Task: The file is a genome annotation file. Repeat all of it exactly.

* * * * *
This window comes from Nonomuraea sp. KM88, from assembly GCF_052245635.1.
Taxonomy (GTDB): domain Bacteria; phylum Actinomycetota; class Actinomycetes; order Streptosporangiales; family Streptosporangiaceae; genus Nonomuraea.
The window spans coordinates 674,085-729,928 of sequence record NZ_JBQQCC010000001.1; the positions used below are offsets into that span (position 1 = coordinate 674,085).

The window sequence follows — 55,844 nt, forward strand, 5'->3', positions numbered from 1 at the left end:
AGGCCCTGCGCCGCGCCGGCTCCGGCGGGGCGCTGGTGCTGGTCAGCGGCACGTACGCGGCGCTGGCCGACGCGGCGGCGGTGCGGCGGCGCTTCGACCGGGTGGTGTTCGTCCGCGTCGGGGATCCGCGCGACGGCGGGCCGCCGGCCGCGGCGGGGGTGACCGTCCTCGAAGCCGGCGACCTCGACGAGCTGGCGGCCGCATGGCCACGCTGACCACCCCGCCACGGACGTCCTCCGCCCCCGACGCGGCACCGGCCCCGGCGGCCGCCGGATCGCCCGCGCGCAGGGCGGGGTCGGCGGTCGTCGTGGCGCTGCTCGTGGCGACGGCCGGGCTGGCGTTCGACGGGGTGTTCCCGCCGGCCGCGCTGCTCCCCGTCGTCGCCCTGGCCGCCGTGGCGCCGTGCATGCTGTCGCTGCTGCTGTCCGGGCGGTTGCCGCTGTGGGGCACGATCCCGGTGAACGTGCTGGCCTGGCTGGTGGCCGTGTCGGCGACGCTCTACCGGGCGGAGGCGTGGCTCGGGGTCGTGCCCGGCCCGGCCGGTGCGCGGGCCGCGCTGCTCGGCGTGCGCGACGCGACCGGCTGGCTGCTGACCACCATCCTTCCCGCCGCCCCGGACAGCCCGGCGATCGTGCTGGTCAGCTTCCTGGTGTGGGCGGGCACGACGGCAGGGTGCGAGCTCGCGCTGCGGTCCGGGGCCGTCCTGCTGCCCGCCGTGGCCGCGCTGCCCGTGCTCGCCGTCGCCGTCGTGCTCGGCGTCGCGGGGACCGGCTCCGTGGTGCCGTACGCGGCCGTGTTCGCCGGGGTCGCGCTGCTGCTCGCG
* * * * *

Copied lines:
This window comes from Nonomuraea sp. KM88, from assembly GCF_052245635.1.
Taxonomy (GTDB): domain Bacteria; phylum Actinomycetota; class Actinomycetes; order Streptosporangiales; family Streptosporangiaceae; genus Nonomuraea.
The window spans coordinates 674,085-729,928 of sequence record NZ_JBQQCC010000001.1; the positions used below are offsets into that span (position 1 = coordinate 674,085).

The window sequence follows — 55,844 nt, forward strand, 5'->3', positions numbered from 1 at the left end:
AGGCCCTGCGCCGCGCCGGCTCCGGCGGGGCGCTGGTGCTGGTCAGCGGCACGTACGCGGCGCTGGCCGACGCGGCGGCGGTGCGGCGGCGCTTCGACCGGGTGGTGTTCGTCCGCGTCGGGGATCCGCGCGACGGCGGGCCGCCGGCCGCGGCGGGGGTGACCGTCCTCGAAGCCGGCGACCTCGACGAGCTGGCGGCCGCATGGCCACGCTGACCACCCCGCCACGGACGTCCTCCGCCCCCGACGCGGCACCGGCCCCGGCGGCCGCCGGATCGCCCGCGCGCAGGGCGGGGTCGGCGGTCGTCGTGGCGCTGCTCGTGGCGACGGCCGGGCTGGCGTTCGACGGGGTGTTCCCGCCGGCCGCGCTGCTCCCCGTCGTCGCCCTGGCCGCCGTGGCGCCGTGCATGCTGTCGCTGCTGCTGTCCGGGCGGTTGCCGCTGTGGGGCACGATCCCGGTGAACGTGCTGGCCTGGCTGGTGGCCGTGTCGGCGACGCTCTACCGGGCGGAGGCGTGGCTCGGGGTCGTGCCCGGCCCGGCCGGTGCGCGGGCCGCGCTGCTCGGCGTGCGCGACGCGACCGGCTGGCTGCTGACCACCATCCTTCCCGCCGCCCCGGACAGCCCGGCGATCGTGCTGGTCAGCTTCCTGGTGTGGGCGGGCACGACGGCAGGGTGCGAGCTCGCGCTGCGGTCCGGGGCCGTCCTGCTGCCCGCCGTGGCCGCGCTGCCCGTGCTCGCCGTCGCCGTCGTGCTCGGCGTCGCGGGGACCGGCTCCGTGGTGCCGTACGCGGCCGTGTTCGCCGGGGTCGCGCTGCTGCTCGCG